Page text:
Model Katie Willcox on Why Healthy Is the New Skinny
If you’ve ever scrolled through Instagram looking for a body-positive boost, odds are you’ve come across the Healthy Is the New Skinny movement. As the brainchild of Katie Willcox, a curve model with over 15 years of experience in the industry, the goal of the HNS movement is to empower women to live a healthy lifestyle and love their bodies at any size, as well as help everyday gals navigate the tricky world of traditional and social media with self-love and compassion. As a lady with a bazillion awesome projects on the go at any one time — she’s the CEO of Natural Model Management, the founder of the Healthy Is the New Skinny social media campaign, and mom to an adorable one-year-old — Katie Willcox is a force to be reckoned with in the body positivity space. We recently got the opportunity to chat with Willcox about everything from health-related New Year’s resolutions to social media negativity to the future of the HNS movement.
Brit + C0: With 2017 officially behind us, we’re ready to kick our butts into gear and start living a healthier and more balanced lifestyle. But instead of making a list of health-related New Year’s resolutions, you advise folks to stop making health and wellness resolutions this year. Why do you think thatditching New Year’s resolutions is the first step to embracing a healthier you in 2018?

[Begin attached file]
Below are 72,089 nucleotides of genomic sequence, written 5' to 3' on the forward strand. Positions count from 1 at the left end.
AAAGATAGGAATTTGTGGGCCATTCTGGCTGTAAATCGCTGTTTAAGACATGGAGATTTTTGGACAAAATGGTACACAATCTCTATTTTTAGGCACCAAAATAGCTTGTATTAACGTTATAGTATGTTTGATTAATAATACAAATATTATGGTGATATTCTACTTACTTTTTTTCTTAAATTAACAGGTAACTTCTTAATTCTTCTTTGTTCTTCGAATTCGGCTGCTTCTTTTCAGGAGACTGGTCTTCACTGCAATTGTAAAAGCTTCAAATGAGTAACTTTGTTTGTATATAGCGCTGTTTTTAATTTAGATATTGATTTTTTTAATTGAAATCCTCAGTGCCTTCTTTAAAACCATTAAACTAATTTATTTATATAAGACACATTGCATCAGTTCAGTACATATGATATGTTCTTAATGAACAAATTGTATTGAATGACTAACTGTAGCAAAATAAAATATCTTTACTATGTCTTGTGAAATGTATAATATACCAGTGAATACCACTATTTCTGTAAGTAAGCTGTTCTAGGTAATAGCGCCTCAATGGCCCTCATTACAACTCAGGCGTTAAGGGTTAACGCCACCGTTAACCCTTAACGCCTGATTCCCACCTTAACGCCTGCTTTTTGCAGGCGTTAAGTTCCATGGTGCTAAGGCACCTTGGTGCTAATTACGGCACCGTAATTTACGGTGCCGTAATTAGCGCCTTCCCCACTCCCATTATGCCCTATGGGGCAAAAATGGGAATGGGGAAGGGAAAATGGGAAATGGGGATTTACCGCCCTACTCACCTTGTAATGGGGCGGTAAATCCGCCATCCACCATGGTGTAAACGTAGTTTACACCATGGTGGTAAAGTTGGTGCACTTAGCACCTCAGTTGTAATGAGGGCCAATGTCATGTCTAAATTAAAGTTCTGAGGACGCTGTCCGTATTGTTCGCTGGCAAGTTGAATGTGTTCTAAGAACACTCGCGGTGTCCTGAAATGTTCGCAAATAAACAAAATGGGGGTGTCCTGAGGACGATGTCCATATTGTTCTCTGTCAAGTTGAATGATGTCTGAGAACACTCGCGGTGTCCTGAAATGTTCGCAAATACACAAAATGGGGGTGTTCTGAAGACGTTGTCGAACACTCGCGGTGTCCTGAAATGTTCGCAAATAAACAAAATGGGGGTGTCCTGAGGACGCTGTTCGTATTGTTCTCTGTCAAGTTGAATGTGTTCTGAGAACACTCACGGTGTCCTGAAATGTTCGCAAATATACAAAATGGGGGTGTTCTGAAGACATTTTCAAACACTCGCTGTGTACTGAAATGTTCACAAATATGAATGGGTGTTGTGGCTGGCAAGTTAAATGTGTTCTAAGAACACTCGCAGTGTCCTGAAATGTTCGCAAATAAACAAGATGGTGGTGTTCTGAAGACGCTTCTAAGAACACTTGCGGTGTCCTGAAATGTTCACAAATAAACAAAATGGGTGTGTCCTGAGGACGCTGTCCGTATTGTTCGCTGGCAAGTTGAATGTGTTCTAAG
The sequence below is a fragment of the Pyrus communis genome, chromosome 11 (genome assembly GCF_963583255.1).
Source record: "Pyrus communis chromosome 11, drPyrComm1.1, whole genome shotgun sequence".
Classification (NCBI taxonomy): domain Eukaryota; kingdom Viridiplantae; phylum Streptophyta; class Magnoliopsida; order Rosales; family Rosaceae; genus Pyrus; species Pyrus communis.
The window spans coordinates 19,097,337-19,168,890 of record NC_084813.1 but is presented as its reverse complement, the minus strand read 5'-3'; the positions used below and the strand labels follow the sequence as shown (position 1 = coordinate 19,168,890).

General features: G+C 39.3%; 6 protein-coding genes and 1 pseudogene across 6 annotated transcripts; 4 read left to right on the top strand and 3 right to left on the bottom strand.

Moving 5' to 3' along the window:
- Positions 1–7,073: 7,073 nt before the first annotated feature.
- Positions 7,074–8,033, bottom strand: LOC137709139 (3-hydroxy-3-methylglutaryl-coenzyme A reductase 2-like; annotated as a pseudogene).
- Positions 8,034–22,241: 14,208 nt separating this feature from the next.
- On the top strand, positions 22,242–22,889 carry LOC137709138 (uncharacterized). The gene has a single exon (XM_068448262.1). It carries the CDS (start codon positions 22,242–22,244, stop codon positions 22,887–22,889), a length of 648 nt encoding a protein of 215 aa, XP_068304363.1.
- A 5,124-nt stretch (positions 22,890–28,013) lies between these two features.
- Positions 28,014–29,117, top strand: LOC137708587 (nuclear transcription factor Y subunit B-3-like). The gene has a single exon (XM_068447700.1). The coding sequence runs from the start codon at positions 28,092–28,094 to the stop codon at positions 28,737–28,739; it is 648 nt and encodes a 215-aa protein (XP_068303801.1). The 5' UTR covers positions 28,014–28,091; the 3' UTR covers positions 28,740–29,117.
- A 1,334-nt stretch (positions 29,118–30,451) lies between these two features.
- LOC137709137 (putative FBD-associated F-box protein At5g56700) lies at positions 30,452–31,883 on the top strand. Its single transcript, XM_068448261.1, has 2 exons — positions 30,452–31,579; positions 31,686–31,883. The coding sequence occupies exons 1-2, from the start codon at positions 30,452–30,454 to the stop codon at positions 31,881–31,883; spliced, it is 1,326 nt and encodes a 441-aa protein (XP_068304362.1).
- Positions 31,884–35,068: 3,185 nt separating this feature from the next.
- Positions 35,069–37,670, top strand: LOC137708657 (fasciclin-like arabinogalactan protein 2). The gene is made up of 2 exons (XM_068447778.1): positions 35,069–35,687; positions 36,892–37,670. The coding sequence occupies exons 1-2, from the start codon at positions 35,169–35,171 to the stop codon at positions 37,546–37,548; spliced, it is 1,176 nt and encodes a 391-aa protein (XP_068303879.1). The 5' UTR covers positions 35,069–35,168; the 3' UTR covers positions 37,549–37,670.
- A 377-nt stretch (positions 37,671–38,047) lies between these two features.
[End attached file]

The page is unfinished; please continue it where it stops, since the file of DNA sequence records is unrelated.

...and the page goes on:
Katie Willcox: I want to be clear that health is essential, and when I say we should ditch New Year’s resolutions, that doesn’t mean ditch the concept of health and wellness. I am suggesting that we replace resolutions with healthy habits. Resolutions tend to be based on the “I am not enough,” or “I need more” frame of mind that can justify unhealthy actions or behavioral patterns in the pursuit of “health.” If we switch to a mindset of gratitude and security within ourselves, we can focus on cultivating healthier habits for long-term authentic health and wellness for a better quality of life.
B+C: What are a few ways the average gal can practice self-love in 2018?
KW: The first thing we as women need to do to create a foundation for self-love to flourish is to educate ourselves and ask a lot of questions. Why do the majority of women feel this way? What do I get if I look how I am told I should?Who benefits from the shared self-loathing among women? These are all amazing questions to ask, and when you shift your focus away from your body and start to examine our society, you begin to realize your sense of self has been manipulated. We have to acknowledge that we are born loving who we are, and that self-loathing is a learned behavior, so it isn’t about learning how to love yourself. You know how to do that already. This is about challenging and questioning any programming that fosters self-hatred. That is an incredibly empowering position to be in, and one I encourage every woman to explore.
B+C: Let’s talk a little about social media. You’re a social media guru with a massive Instagram following, so we’re assuming you spend your fair share of time scrolling through the ‘gram. With both inspiring and intimidating #fitspo popping up on our feeds constantly, how do we stop comparing ourselves to others online?